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Garage sale shoppers, go prepared with cash, bags, drinks

Bring cash. Most sellers don’t take checks, so bring cash. Have smaller bills, especially first thing in the morning, in case the seller doesn’t have change. Hang on. The person holding the lamp gets it. In garage sale parlance, that means if you see something you’re even thinking of buying, grab it, drag it along or ask the owner to put it aside for you. You can always change your mind.

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Bring cash. Most sellers don’t take checks, so bring cash. Have smaller bills, especially first thing in the morning, in case the seller doesn’t have change. Hang on. The person holding the lamp gets it. In garage sale parlance, that means if you see something you’re even thinking of buying, grab it, drag it along or ask the owner to put it aside for you. You can always change your mind.

The garage sale season is picking up as homeowners try to purge some of their belongings. Many communities hold sales during what usually are the cooler months of autumn. As a shopper, a little planning goes a long way toward a successful day. Here are some ideas.

Plan a route. Grab the paper and a map. Scour ads a day ahead to plan a route for garage sale day. If you're not into planning, look for garage sale posters during your errand runs.

Pencil in the big sales. Target community garage sales for a concentration of homes participating. You won't have to drive far to get from one to another. Even better, you can park and walk the neighborhood, but bring a wagon or a stroller to haul your purchases.

Dress for success. Wear sensible walking shoes, not flip-flops or heels. Dress appropriately for the weather, and don't forget your sunglasses and sunscreen.

Start early. Early birds get the worm, or good finds, anyway. Get an early start for best selections. But don't go knocking on doors to wake up the sellers. Wait for them to be ready.

Keep your hands free. Put your wallet in a fanny pack, so you have both hands to rummage and carry items you want to buy. Bring some plastic grocery bags to carry your find until you pay.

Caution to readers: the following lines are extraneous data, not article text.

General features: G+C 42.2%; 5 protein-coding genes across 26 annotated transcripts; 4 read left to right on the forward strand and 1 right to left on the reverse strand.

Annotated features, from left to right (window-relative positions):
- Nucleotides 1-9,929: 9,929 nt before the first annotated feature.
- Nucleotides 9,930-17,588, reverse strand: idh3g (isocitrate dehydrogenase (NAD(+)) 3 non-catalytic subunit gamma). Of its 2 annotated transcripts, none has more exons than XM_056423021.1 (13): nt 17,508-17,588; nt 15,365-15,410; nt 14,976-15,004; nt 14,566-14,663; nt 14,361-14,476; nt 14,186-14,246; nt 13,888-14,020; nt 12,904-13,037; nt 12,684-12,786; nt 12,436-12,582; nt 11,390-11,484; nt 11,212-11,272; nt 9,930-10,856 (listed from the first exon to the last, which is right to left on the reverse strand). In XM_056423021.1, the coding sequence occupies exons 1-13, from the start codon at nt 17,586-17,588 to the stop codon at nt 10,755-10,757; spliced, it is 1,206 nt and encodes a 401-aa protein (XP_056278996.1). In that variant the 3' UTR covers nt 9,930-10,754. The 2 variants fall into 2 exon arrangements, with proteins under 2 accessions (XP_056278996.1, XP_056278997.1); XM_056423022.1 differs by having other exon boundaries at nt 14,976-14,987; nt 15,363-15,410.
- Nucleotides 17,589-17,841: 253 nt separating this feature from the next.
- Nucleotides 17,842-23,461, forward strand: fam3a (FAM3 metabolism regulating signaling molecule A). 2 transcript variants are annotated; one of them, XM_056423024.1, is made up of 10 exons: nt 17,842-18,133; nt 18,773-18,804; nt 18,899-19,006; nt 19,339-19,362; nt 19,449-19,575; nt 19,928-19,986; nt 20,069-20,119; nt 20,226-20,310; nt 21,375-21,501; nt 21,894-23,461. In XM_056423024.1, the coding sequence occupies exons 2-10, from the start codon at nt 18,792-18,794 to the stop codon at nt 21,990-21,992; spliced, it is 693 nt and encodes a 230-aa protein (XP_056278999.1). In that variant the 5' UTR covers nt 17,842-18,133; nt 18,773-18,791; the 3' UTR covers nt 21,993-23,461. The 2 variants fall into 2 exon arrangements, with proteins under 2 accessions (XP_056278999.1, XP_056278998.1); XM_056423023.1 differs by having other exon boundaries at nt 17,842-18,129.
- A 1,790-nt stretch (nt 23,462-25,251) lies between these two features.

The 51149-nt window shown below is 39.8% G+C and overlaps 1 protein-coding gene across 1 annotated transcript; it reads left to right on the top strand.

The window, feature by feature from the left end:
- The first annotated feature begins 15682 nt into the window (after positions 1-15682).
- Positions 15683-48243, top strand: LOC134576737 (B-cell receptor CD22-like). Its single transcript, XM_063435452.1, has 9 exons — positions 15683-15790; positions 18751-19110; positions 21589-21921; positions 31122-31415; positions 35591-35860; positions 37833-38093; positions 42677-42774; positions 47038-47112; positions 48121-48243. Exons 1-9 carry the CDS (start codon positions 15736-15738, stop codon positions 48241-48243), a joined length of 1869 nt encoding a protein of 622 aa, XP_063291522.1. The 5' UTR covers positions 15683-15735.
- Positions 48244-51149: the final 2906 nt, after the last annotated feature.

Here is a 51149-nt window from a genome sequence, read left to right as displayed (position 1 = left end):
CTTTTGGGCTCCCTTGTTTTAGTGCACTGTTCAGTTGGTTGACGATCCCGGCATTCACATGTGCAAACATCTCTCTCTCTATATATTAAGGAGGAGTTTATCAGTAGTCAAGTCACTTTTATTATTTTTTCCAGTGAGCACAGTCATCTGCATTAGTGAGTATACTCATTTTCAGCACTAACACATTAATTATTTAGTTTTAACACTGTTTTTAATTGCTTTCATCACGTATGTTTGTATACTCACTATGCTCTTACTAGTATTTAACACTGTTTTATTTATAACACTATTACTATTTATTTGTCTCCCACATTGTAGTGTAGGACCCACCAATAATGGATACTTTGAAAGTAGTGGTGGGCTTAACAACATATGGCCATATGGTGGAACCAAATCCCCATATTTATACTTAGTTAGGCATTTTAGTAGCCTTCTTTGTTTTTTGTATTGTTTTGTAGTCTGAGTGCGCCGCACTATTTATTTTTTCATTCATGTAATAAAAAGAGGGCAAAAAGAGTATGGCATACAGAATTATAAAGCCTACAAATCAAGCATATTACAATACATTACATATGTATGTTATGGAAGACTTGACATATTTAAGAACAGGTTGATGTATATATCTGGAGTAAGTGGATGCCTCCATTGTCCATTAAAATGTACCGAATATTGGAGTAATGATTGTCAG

Prioritize. Sellers don't like drive-by shoppers, but let's face it, we can't stop at every sale. Scan for the type of things you're looking for. Furniture, for instance, will likely be prominently displayed up front. Toddler toys? Look for bright colors. Things for girls? Look for pink and pastels.

Worth a stop? Do a quick reconnaissance when you arrive to check out the pricing. You'll quickly know if it's reasonable for a yard sale. You'll find high-quality items in upper income neighborhoods, but don't bypass less affluent communities.

Negotiate. Don't be afraid to haggle if you think the price is too high. The worst thing that can happen is to get a "no."

Bribe the kids. If you're bringing your kids along, give them a dollar or two to buy some things for themselves. Many sellers have 10-cent boxes full of small toys. Many children's books are a quarter each or cheaper.

Get your ride ready. Clean out your car so you have enough space for hauling your purchases. If you're looking for furniture or big play sets, bring a friend who has a truck. And if you like to haggle, don't drive up in a luxury car. Sellers probably won't be as compromising.

It's hot out there. Many sellers will have snacks and drinks for sale, but bring a small cooler just in case.

End of the day. Some of the best prices can be found at the end of the day. Sellers are more willing to make a deal.

Buyer beware. Plug in electrical gadgets, open and examine the bedspreads, pore through children's books for missing stickers or crayoned pages. If you're buying CDs or DVDs, open the case to make sure they're there. And check to make sure the discs are in good condition.

Garage sale shoppers, go prepared with cash, bags, drinks 10/17/09 [Last modified: Monday, October 19, 2009 12:37pm]

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